Question: How do you introduce new concepts in Maths?
One Answer: You demonstrate and explore them in a concrete way, then get students to represent the concept pictorially, then record it numerically – from the concrete to the abstract, in other words. So if you were introducing fractions, you’d get students to cut up a cake, then draw or arrange pictures of cakes cut up, then use digits to record the process.
That all makes sense to me, and apparently it’s the main principle behind Singapore Maths, the curriculum and methods that started in Singapore and have been followed by schools around the world attracted by the country’s performance in Maths teaching.
Posted by on 16th February 2015 at 12:00am
By Andy Day
INSET day yesterday. Hello teachers, I’m one of those people that come to your school on the first day back from holidays and interrupt your preparation for the coming term with power points of wisdom on how to teach.
I like to start by finding out something about what the teachers want, and what their beliefs about education are. Yesterday, one of the ideas that was mentioned – and generally agreed with – was ‘risk-taking’; the staff wanted their pupils to be willing to experiment and explore, and not to fear making mistakes, particularly in Maths. I agree with this aim, but… it’s ironic to hear it coming from teachers.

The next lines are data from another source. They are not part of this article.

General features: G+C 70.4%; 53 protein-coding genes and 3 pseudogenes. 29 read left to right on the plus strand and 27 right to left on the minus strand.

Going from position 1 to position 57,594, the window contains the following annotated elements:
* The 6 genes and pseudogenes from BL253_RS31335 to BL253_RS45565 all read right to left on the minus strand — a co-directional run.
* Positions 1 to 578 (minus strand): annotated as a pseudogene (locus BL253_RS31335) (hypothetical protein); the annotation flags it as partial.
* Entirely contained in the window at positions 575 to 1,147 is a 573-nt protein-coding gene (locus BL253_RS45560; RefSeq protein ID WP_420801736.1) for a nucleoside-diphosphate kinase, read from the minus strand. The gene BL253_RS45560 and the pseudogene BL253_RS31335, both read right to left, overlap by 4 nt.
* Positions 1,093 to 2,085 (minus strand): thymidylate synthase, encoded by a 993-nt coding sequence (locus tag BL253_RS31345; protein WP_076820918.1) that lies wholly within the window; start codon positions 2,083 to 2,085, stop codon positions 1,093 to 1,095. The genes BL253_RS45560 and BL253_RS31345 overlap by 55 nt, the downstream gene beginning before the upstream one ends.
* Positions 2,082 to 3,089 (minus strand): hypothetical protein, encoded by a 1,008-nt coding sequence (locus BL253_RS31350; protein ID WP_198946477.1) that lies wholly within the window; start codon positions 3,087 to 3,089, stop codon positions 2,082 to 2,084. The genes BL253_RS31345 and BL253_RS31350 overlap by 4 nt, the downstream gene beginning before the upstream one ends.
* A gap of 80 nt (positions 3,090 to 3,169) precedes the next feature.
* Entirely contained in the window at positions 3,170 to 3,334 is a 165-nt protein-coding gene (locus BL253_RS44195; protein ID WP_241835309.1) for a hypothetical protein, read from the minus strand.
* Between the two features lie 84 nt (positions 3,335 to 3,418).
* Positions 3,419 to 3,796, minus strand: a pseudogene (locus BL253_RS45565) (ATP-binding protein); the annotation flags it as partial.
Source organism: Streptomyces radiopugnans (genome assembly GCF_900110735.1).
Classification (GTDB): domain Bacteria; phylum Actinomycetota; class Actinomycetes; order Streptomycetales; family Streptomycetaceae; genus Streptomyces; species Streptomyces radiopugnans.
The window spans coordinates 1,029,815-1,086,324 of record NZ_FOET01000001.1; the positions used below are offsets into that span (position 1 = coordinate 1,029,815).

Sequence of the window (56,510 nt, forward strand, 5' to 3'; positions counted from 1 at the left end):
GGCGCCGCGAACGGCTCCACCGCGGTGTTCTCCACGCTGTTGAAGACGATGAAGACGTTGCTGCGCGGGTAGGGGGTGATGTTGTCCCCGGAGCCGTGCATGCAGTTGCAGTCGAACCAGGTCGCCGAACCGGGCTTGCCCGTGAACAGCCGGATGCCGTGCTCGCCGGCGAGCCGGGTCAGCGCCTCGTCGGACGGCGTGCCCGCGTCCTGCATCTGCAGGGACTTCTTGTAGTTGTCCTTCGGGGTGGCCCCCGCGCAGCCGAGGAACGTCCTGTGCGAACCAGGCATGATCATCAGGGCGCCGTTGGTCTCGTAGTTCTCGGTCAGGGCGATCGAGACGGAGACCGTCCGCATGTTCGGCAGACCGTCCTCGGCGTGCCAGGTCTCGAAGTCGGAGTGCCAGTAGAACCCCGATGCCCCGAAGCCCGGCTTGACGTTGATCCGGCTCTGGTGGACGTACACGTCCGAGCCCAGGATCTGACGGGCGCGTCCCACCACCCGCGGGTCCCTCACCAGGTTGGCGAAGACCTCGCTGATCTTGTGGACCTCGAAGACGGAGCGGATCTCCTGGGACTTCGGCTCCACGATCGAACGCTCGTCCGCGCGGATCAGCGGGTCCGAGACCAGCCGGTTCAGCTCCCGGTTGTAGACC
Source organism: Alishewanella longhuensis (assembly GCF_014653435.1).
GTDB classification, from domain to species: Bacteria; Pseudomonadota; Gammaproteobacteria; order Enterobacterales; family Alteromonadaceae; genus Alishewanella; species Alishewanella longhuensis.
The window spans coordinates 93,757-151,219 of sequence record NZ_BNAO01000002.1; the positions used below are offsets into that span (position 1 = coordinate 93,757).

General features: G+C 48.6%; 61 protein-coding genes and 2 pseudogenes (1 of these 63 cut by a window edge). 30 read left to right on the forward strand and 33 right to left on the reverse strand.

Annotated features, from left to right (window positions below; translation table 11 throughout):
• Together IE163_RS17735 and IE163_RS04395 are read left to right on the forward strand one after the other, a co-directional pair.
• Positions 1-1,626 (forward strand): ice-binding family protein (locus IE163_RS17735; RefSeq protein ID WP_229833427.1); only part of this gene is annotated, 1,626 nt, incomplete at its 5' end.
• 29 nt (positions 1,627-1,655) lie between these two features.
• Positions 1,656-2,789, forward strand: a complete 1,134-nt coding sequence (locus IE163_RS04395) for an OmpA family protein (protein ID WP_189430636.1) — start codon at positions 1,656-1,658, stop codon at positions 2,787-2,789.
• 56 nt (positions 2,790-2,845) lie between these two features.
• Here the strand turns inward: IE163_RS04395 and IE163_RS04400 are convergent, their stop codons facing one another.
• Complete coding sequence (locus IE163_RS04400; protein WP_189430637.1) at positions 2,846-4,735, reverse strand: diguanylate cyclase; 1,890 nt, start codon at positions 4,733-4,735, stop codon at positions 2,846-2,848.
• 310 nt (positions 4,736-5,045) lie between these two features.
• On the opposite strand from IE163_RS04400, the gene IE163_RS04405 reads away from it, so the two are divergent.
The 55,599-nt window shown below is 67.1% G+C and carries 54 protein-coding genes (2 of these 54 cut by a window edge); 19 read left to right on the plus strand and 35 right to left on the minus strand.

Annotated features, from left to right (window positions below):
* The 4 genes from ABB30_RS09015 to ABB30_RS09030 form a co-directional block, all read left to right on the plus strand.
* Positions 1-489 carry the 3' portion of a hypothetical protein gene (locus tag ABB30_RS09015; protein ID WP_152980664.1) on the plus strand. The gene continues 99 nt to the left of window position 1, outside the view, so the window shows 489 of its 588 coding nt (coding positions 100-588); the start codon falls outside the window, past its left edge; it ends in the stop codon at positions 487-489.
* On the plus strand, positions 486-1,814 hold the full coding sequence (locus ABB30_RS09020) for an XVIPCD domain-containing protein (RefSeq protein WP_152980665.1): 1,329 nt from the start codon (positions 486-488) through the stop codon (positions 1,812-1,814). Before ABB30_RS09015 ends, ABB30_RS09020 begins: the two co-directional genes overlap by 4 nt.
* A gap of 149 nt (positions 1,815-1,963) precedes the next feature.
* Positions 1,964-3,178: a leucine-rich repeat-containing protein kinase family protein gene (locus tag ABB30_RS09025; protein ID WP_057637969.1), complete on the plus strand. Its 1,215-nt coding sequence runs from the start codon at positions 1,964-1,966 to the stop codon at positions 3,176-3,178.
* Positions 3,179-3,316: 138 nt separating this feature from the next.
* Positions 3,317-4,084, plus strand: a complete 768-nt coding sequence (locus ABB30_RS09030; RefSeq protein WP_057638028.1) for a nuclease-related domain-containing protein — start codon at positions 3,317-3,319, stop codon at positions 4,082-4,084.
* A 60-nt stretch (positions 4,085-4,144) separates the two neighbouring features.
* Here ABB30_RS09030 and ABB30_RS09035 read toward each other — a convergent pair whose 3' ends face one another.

Posted by on 6th January 2015 at 12:00am
Reasoning and Problem Solving
When the new Australian curriculum goes live in 2015, teachers across the country are being asked to – among other things – get students thinking mathematically. Two of the four proficiency strands are Problem Solving and Reasoning, (the others being Understanding and Fluency).
Posted by on 27th August 2014 at 12:00am
When I told people that my work with philosophy for children had moved me into mathematics for children, and how we teach it, a lot of them were surprised. They are still surprised when I insist that philosophy and maths are closely related. For many, those two subjects would seem opposite ends of the spectrum: at one end is cold hard mathematics with its truths set in stone, and the other is philosophy, as vague and elusive as a puff of smoke. But this is to misunderstand them both.
Posted by on 15th August 2014 at 12:00am